Twitter is a place to talk about the things in your day-to-day life that you feel the need to share.  We’ll get into more detail later in the book about how that translates into business if you’re trying to make money based around marketing on Twitter, but the core of Twitter is that you need to be “human” and interact with people in order for tweeting to work.  That’s the key to marketing yourself and your business, effectively, on Twitter.  But this book is about me, not you, so let’s get back to talking about my lack of pants and what I ate for dinner last night (shrimp & fettuccine with asparagus).

Rob Vs. Twitter

I was aware of Twitter before October of 2008.  I’d been using the web-based task program Remember The Milk to keep track of my growing ToDo list, and there was an option to get reminders and send tasks to Milk via a service called “Twitter.”  In order to do this, I had to sign up for Twitter and then “follow” Remember The Milk so that they could send me direct messages about what I had due and when.  It worked… adequately.  I am a ToDo list maven.  I get excited from a hefty ToDo list.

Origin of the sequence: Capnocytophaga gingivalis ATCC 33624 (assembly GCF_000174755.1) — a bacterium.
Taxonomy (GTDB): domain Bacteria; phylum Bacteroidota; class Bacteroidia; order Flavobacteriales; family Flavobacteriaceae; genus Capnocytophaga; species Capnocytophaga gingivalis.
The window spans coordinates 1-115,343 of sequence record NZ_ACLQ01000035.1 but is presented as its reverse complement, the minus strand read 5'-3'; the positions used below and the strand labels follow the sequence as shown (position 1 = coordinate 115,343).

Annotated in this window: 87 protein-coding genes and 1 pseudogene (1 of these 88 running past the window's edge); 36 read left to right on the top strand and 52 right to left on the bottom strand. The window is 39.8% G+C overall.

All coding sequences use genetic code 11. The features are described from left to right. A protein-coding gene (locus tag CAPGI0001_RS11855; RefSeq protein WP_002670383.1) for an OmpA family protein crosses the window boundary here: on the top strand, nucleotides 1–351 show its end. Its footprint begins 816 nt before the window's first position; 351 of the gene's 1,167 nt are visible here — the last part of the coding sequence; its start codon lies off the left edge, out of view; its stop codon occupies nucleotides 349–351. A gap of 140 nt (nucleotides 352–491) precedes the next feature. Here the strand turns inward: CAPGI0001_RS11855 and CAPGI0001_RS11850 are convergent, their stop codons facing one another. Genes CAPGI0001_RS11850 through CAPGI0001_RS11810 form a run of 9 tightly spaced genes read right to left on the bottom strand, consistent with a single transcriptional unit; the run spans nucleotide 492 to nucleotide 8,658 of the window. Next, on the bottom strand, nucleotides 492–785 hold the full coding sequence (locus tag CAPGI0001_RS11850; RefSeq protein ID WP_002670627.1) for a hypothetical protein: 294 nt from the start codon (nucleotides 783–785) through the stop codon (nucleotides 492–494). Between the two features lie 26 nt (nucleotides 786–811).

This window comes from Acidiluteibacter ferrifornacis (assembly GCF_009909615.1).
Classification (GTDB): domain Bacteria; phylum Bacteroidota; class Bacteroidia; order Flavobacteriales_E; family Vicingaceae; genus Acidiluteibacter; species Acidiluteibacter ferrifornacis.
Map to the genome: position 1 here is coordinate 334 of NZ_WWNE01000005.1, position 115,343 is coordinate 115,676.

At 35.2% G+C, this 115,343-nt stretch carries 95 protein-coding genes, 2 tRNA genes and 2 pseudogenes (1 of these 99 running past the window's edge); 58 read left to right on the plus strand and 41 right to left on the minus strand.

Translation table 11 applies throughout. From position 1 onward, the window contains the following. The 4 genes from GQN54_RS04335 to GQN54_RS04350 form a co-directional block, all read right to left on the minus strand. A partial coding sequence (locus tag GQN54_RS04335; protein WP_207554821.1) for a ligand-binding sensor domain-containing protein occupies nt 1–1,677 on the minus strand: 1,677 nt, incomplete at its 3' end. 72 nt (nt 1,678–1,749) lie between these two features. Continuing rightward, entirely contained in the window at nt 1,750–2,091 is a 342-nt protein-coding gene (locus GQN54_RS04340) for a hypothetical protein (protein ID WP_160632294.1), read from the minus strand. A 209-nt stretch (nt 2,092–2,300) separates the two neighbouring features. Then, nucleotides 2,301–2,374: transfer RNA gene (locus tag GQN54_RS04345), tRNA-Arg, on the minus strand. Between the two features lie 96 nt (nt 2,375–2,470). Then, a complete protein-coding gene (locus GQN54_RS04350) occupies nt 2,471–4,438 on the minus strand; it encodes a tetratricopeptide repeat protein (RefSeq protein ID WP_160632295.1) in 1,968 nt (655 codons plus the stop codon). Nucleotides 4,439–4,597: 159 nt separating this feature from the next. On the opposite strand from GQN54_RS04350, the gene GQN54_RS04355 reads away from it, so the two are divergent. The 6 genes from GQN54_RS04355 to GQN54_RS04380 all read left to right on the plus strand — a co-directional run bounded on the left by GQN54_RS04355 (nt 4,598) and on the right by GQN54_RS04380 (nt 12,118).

What doesn’t excite me?

Watching @jamiefishback act.  Not that Jamie’s isn’t a good actor, he’s quite good actually.  For instance, he “acts” like he’s my friend, but I know that he’s secretly having meetings with @dailyactor about how much they hate me.  But I think they drink generic beer and eat fake guacamole dip, so I’m not that jealous.

Anyway, I did not tweet from that first Twitter account.  I actually thought the site was confusing and not very beneficial, and it wasn’t long before I abandoned it, because I didn’t have any patience.

But one day in October that all changed.

I’m a composer.  My job is writing music for films, television and webseries, basically all digital media.  I went to school for it, and benefited from the education, but to be honest with you, I learned far more on my own.  I like to think of college, at least for me, as a place to get my learning habits in order so that I was prepared to study on my own.  A lot of the skills you need for being a successful film composer are better learned on the streets than in a classroom.  There are other things I learned on the streets, but my mom wouldn’t appreciate if I talked about them here.